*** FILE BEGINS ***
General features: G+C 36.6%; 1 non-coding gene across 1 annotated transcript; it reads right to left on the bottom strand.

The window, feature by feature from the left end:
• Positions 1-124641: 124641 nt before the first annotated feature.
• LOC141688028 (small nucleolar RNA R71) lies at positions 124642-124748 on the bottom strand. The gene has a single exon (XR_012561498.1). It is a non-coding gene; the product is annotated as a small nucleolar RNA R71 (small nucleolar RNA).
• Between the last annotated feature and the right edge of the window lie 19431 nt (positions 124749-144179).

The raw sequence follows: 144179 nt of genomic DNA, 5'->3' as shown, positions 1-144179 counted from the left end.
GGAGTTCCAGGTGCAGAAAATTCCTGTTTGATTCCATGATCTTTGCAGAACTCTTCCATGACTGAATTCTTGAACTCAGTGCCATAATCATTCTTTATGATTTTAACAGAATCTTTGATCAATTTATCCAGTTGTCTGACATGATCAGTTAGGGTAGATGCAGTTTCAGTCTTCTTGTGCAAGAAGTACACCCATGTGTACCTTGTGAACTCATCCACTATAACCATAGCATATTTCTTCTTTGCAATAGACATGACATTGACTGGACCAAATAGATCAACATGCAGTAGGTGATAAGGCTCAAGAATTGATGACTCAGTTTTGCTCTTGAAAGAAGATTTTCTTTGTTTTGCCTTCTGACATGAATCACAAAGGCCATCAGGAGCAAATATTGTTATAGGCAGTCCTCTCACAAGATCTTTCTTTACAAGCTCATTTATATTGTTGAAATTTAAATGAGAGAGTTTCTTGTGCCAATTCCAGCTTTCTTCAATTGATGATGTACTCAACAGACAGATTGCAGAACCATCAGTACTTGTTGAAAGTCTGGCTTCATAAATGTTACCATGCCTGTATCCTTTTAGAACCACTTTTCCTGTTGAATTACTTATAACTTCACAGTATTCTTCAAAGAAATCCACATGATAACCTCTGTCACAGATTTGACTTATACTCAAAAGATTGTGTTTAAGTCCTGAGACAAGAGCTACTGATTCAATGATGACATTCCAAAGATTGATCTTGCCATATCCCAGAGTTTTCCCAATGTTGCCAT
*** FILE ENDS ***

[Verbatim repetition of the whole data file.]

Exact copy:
General features: G+C 36.6%; 1 non-coding gene across 1 annotated transcript; it reads right to left on the bottom strand.

The window, feature by feature from the left end:
• Positions 1-124641: 124641 nt before the first annotated feature.
• LOC141688028 (small nucleolar RNA R71) lies at positions 124642-124748 on the bottom strand. The gene has a single exon (XR_012561498.1). It is a non-coding gene; the product is annotated as a small nucleolar RNA R71 (small nucleolar RNA).
• Between the last annotated feature and the right edge of the window lie 19431 nt (positions 124749-144179).

The raw sequence follows: 144179 nt of genomic DNA, 5'->3' as shown, positions 1-144179 counted from the left end.
GGAGTTCCAGGTGCAGAAAATTCCTGTTTGATTCCATGATCTTTGCAGAACTCTTCCATGACTGAATTCTTGAACTCAGTGCCATAATCATTCTTTATGATTTTAACAGAATCTTTGATCAATTTATCCAGTTGTCTGACATGATCAGTTAGGGTAGATGCAGTTTCAGTCTTCTTGTGCAAGAAGTACACCCATGTGTACCTTGTGAACTCATCCACTATAACCATAGCATATTTCTTCTTTGCAATAGACATGACATTGACTGGACCAAATAGATCAACATGCAGTAGGTGATAAGGCTCAAGAATTGATGACTCAGTTTTGCTCTTGAAAGAAGATTTTCTTTGTTTTGCCTTCTGACATGAATCACAAAGGCCATCAGGAGCAAATATTGTTATAGGCAGTCCTCTCACAAGATCTTTCTTTACAAGCTCATTTATATTGTTGAAATTTAAATGAGAGAGTTTCTTGTGCCAATTCCAGCTTTCTTCAATTGATGATGTACTCAACAGACAGATTGCAGAACCATCAGTACTTGTTGAAAGTCTGGCTTCATAAATGTTACCATGCCTGTATCCTTTTAGAACCACTTTTCCTGTTGAATTACTTATAACTTCACAGTATTCTTCAAAGAAATCCACATGATAACCTCTGTCACAGATTTGACTTATACTCAAAAGATTGTGTTTAAGTCCTGAGACAAGAGCTACTGATTCAATGATGACATTCCAAAGATTGATCTTGCCATATCCCAGAGTTTTCCCAATGTTGCCAT